The ongoing military conflict raises many questions, which were discussed by Jan Holzer and Miroslav Mareš from the Department of Political Science and Petra Kuchyňková and Vladan Hodulák from the Department of International Relations.
Stanislav Balík, Dean of the Faculty of Social Studies, welcomed the students and other visitors in a fully packed atrium. “I am very glad that we are holding a debate on such an urgent and serious topic at our faculty today. A couple of years ago, my colleagues and I went to Kharkiv to give some lectures. At that time I said to people there that if someone had blindfolded me before the trip, dropped me off on the street somewhere and I had not seen any signs in Cyrillic, I would not have guessed that I was not present in a Western city. So similar was the society and so similar were the surroundings. Many of the people we were delivering our lecture to there – people who wanted to learn something about what freedom and democracy mean – are now fighting for these very values with rifles in their hands while their homes and basic security are being taken from them,” said Mr Balík.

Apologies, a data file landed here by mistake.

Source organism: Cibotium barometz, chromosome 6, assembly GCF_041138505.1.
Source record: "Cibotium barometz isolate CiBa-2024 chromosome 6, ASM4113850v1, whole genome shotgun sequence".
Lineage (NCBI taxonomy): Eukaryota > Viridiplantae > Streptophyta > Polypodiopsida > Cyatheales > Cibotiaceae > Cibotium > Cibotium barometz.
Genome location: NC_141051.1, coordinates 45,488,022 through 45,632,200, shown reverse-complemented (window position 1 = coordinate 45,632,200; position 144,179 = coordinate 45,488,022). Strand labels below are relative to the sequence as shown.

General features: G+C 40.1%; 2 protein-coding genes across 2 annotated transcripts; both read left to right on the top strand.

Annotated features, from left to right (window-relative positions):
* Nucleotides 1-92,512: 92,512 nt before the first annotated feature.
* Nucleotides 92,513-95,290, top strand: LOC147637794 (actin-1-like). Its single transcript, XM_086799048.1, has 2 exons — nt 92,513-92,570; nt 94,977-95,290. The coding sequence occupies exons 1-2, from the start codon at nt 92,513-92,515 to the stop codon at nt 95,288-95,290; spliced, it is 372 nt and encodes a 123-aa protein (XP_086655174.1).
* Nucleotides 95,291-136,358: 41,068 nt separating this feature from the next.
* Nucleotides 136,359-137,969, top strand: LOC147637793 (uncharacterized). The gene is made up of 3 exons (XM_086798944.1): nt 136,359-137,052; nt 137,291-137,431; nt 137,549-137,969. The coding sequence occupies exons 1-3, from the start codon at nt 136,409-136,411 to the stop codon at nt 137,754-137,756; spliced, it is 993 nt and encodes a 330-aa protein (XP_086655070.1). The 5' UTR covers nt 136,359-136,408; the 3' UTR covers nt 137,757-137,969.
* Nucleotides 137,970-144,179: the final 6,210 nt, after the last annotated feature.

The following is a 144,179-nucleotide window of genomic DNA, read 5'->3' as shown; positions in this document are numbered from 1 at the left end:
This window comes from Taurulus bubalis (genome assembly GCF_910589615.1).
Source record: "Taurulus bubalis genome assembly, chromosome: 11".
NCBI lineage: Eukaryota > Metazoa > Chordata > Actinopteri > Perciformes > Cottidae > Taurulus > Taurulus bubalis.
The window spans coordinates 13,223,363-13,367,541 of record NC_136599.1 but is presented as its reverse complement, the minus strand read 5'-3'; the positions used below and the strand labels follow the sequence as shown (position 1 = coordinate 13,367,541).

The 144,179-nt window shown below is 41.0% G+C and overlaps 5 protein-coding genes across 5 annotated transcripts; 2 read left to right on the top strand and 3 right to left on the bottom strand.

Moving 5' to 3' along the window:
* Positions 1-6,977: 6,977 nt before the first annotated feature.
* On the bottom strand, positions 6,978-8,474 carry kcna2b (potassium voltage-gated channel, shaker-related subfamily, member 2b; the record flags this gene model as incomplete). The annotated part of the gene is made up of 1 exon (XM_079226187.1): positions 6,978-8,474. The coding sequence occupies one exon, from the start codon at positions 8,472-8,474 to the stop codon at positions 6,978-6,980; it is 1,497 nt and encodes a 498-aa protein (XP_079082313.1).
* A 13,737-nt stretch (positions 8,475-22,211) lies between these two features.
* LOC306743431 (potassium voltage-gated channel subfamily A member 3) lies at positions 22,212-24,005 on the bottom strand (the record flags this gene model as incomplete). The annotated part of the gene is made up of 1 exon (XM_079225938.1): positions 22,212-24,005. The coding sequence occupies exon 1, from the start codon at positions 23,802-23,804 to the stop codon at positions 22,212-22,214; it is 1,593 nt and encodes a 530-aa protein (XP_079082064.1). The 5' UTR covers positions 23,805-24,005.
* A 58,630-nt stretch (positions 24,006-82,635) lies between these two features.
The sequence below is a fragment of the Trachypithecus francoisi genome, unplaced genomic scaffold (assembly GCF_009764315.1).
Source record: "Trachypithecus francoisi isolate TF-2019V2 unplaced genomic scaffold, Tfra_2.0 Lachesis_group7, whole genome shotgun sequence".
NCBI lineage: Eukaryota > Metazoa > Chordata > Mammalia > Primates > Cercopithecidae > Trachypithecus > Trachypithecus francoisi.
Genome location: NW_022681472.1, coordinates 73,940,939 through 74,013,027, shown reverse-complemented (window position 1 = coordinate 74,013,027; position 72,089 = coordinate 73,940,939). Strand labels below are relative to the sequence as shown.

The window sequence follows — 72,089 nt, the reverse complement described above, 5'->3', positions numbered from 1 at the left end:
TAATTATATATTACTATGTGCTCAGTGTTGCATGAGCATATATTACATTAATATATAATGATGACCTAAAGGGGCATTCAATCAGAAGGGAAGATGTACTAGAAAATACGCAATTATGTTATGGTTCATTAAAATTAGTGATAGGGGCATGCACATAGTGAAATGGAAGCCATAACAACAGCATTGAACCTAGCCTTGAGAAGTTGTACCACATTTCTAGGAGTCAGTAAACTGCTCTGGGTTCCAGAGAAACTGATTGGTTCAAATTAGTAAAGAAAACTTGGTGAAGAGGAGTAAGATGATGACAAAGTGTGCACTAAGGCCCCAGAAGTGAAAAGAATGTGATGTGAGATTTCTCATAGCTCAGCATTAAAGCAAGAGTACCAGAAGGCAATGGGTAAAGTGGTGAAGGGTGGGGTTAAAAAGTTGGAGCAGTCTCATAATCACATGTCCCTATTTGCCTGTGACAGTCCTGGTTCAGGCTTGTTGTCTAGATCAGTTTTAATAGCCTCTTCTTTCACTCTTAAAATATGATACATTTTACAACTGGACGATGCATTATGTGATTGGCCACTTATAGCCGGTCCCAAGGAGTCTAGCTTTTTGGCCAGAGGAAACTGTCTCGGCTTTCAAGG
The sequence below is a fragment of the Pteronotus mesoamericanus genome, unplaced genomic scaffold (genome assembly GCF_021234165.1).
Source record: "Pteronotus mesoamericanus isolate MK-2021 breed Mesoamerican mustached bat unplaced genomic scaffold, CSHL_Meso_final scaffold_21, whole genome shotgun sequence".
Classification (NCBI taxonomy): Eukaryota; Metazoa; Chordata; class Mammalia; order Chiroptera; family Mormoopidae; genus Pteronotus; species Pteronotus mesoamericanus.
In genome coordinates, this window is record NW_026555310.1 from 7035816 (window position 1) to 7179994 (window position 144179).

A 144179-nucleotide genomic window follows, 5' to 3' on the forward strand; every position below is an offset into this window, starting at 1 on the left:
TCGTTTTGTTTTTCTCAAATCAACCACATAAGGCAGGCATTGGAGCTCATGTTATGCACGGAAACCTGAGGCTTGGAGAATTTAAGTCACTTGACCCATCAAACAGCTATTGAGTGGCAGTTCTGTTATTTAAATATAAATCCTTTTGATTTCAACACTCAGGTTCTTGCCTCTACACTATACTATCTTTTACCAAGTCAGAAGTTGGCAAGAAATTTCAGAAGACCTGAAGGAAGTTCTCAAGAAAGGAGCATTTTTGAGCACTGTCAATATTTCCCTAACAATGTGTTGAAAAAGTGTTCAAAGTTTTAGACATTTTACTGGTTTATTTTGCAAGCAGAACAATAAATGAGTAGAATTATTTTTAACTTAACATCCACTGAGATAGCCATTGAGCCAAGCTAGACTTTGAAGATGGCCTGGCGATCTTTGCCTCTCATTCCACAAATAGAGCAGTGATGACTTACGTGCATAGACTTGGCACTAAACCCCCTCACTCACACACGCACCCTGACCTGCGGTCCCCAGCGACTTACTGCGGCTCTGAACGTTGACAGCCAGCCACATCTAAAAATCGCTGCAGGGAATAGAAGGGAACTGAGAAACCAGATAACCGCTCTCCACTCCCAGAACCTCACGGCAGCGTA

Experts on the panel expressed their views on various debate topics, which included the issue of the legitimacy of the attack on Ukraine, Russian propaganda and the relations between Russia and Ukraine in the post-Soviet era. During the meeting, the fearlessness and courage of the Ukrainians were also mentioned, as was the topic of economic sanctions against Russia. “Unfortunately, in my opinion, the Russians are able to withstand a lot. They have the basic necessities they need to continue the war – they have enough food, energy, oil and equipment,” said Vladan Hodulák.
During the discussion, a member of the audience also asked if it looked like Putin was “losing”. “No one knows exactly what is happening on the ground in Ukraine at the moment, but I am convinced that things are not going according to Putin’s plan. He was planning a quick and effective special operation – at least from his perspective – where his troops would surround the cities, storm them and capture members of the Ukrainian government,” replied Miroslav Mareš. “That didn’t work out, which makes the Russian leadership nervous and Putin unhappy, but it certainly doesn’t mean he is losing the war. His forces are still advancing – each morning we learn about new bombings and little by little the front line keeps being pushed deeper into Ukraine. It remains to be seen whether the Ukrainians are willing and able to fight a long war even after the major cities fall, and how they will do that,” Mareš added.
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